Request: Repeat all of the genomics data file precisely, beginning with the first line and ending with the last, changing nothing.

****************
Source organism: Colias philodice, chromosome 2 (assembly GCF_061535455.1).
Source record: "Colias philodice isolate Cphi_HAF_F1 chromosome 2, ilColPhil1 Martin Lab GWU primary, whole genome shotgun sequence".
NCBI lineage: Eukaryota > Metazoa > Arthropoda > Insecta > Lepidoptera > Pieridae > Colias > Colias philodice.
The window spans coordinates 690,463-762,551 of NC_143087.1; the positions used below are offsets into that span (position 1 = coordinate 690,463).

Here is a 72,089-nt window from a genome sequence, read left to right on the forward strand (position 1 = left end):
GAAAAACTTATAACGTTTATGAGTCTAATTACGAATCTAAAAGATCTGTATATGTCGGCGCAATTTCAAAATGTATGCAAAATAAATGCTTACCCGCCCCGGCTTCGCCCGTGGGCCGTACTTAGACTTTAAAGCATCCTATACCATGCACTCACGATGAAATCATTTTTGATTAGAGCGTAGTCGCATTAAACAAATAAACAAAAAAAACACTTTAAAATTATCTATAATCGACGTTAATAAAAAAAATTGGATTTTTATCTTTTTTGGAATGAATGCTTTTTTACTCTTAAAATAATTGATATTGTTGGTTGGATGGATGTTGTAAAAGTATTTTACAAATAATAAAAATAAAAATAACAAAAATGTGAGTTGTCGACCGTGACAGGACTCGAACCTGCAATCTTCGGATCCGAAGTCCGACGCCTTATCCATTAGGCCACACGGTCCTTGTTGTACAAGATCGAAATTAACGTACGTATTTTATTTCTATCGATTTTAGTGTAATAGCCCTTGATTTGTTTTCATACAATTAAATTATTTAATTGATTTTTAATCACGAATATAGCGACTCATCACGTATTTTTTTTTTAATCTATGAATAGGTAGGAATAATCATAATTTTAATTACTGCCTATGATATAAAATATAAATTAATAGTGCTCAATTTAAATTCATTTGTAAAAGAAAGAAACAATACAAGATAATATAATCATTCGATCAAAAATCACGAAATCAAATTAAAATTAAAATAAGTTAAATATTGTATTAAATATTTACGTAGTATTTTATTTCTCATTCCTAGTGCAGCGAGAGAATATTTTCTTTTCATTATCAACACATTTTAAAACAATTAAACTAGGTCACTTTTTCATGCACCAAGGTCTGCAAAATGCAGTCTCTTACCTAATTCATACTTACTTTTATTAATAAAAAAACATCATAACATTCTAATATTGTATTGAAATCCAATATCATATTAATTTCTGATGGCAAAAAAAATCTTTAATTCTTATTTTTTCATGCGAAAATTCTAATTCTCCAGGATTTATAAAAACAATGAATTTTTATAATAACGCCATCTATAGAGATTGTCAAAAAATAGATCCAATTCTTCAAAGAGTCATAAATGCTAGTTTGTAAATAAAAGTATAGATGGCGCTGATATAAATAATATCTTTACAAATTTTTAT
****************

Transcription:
Source organism: Colias philodice, chromosome 2 (assembly GCF_061535455.1).
Source record: "Colias philodice isolate Cphi_HAF_F1 chromosome 2, ilColPhil1 Martin Lab GWU primary, whole genome shotgun sequence".
NCBI lineage: Eukaryota > Metazoa > Arthropoda > Insecta > Lepidoptera > Pieridae > Colias > Colias philodice.
The window spans coordinates 690,463-762,551 of NC_143087.1; the positions used below are offsets into that span (position 1 = coordinate 690,463).

Here is a 72,089-nt window from a genome sequence, read left to right on the forward strand (position 1 = left end):
GAAAAACTTATAACGTTTATGAGTCTAATTACGAATCTAAAAGATCTGTATATGTCGGCGCAATTTCAAAATGTATGCAAAATAAATGCTTACCCGCCCCGGCTTCGCCCGTGGGCCGTACTTAGACTTTAAAGCATCCTATACCATGCACTCACGATGAAATCATTTTTGATTAGAGCGTAGTCGCATTAAACAAATAAACAAAAAAAACACTTTAAAATTATCTATAATCGACGTTAATAAAAAAAATTGGATTTTTATCTTTTTTGGAATGAATGCTTTTTTACTCTTAAAATAATTGATATTGTTGGTTGGATGGATGTTGTAAAAGTATTTTACAAATAATAAAAATAAAAATAACAAAAATGTGAGTTGTCGACCGTGACAGGACTCGAACCTGCAATCTTCGGATCCGAAGTCCGACGCCTTATCCATTAGGCCACACGGTCCTTGTTGTACAAGATCGAAATTAACGTACGTATTTTATTTCTATCGATTTTAGTGTAATAGCCCTTGATTTGTTTTCATACAATTAAATTATTTAATTGATTTTTAATCACGAATATAGCGACTCATCACGTATTTTTTTTTTAATCTATGAATAGGTAGGAATAATCATAATTTTAATTACTGCCTATGATATAAAATATAAATTAATAGTGCTCAATTTAAATTCATTTGTAAAAGAAAGAAACAATACAAGATAATATAATCATTCGATCAAAAATCACGAAATCAAATTAAAATTAAAATAAGTTAAATATTGTATTAAATATTTACGTAGTATTTTATTTCTCATTCCTAGTGCAGCGAGAGAATATTTTCTTTTCATTATCAACACATTTTAAAACAATTAAACTAGGTCACTTTTTCATGCACCAAGGTCTGCAAAATGCAGTCTCTTACCTAATTCATACTTACTTTTATTAATAAAAAAACATCATAACATTCTAATATTGTATTGAAATCCAATATCATATTAATTTCTGATGGCAAAAAAAATCTTTAATTCTTATTTTTTCATGCGAAAATTCTAATTCTCCAGGATTTATAAAAACAATGAATTTTTATAATAACGCCATCTATAGAGATTGTCAAAAAATAGATCCAATTCTTCAAAGAGTCATAAATGCTAGTTTGTAAATAAAAGTATAGATGGCGCTGATATAAATAATATCTTTACAAATTTTTAT